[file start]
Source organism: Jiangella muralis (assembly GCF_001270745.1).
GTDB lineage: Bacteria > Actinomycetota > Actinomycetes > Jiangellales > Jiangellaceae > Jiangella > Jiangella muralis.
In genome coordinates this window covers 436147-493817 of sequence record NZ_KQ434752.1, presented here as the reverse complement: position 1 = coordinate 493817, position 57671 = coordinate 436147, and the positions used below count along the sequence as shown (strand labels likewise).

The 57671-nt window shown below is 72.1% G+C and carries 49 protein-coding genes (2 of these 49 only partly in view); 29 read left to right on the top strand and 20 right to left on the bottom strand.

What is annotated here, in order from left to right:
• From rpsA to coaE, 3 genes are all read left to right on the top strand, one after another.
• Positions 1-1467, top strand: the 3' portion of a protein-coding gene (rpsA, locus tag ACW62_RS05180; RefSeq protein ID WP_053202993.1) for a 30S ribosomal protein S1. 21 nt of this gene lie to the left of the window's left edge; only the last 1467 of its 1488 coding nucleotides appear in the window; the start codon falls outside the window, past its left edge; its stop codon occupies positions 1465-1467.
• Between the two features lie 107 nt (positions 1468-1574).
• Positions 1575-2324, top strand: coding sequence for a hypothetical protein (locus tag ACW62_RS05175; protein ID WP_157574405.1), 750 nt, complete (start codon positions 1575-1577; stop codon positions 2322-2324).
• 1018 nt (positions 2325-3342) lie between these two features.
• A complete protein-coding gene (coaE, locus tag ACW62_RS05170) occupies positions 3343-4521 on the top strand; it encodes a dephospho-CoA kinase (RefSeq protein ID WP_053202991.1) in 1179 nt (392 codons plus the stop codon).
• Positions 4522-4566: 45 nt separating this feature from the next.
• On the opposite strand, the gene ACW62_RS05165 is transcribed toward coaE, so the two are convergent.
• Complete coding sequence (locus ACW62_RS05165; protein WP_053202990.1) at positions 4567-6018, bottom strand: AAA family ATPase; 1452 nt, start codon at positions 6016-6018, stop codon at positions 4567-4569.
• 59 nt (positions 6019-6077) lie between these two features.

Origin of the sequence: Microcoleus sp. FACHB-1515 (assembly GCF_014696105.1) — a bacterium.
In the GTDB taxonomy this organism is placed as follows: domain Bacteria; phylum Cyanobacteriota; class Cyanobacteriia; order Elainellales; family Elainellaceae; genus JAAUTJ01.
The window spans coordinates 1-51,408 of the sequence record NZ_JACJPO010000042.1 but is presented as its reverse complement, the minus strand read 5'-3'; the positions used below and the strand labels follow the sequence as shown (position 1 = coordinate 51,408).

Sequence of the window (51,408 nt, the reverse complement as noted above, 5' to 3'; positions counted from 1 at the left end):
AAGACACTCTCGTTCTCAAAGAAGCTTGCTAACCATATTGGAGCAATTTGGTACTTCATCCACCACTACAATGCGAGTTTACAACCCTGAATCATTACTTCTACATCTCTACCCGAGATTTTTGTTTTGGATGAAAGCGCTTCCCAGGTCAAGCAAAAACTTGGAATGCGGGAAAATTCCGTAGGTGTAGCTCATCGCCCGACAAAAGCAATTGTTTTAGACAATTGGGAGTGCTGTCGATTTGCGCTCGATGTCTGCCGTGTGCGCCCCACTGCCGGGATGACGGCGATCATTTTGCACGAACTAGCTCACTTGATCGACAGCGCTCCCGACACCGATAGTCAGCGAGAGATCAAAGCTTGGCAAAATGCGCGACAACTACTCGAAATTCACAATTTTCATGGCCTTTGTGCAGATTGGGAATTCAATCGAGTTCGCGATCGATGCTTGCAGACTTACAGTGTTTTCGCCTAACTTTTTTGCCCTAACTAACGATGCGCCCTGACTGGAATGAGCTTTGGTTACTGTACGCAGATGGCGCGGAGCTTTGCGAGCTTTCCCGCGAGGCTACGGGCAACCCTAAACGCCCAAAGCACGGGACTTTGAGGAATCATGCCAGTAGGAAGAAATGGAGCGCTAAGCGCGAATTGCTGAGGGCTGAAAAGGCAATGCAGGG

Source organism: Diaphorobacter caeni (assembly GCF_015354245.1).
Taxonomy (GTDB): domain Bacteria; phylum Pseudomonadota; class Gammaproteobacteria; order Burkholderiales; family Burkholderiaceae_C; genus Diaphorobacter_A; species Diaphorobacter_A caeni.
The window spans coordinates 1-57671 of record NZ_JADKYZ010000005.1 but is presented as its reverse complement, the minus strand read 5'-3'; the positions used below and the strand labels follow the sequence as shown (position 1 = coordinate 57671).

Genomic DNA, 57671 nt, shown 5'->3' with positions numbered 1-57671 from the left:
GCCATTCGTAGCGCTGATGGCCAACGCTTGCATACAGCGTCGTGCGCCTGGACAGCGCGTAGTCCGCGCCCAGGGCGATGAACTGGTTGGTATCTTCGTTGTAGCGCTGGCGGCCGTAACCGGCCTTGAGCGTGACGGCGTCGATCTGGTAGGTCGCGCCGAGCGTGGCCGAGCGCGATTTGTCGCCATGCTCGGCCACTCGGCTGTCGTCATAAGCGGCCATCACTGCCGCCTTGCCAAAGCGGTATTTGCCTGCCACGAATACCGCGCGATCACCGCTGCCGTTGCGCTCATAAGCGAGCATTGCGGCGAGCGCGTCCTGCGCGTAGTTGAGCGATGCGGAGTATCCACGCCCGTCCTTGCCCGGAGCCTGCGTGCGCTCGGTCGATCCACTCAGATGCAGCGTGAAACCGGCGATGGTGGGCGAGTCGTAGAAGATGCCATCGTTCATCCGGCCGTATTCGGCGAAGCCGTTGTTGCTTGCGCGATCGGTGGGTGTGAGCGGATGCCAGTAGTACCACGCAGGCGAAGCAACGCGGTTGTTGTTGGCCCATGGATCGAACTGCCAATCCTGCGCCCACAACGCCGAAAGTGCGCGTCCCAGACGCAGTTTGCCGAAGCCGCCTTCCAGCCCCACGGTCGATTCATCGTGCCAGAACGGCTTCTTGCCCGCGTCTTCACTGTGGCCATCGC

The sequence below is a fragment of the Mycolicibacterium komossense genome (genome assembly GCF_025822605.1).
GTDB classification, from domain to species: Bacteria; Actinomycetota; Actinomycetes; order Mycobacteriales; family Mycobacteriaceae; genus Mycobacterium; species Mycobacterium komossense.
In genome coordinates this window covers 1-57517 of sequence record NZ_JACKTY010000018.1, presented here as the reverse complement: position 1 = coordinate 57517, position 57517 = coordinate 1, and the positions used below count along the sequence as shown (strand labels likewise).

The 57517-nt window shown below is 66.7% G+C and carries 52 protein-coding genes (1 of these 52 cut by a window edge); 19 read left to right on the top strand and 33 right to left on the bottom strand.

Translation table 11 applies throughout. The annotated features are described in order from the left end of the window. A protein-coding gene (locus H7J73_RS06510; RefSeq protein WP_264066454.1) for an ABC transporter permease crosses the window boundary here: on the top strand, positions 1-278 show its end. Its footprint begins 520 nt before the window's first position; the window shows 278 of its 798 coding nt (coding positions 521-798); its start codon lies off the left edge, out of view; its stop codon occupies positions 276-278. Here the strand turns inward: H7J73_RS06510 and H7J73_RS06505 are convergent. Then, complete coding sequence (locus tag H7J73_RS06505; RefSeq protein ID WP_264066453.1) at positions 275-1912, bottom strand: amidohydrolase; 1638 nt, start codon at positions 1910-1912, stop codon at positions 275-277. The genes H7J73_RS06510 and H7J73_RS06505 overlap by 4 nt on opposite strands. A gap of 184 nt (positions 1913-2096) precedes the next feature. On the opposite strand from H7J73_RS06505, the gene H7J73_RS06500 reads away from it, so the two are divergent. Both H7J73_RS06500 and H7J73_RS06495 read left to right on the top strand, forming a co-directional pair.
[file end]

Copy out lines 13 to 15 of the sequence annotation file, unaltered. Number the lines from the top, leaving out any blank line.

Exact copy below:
• On the opposite strand, the gene ACW62_RS05165 is transcribed toward coaE, so the two are convergent.
• Complete coding sequence (locus ACW62_RS05165; protein WP_053202990.1) at positions 4567-6018, bottom strand: AAA family ATPase; 1452 nt, start codon at positions 6016-6018, stop codon at positions 4567-4569.
• 59 nt (positions 6019-6077) lie between these two features.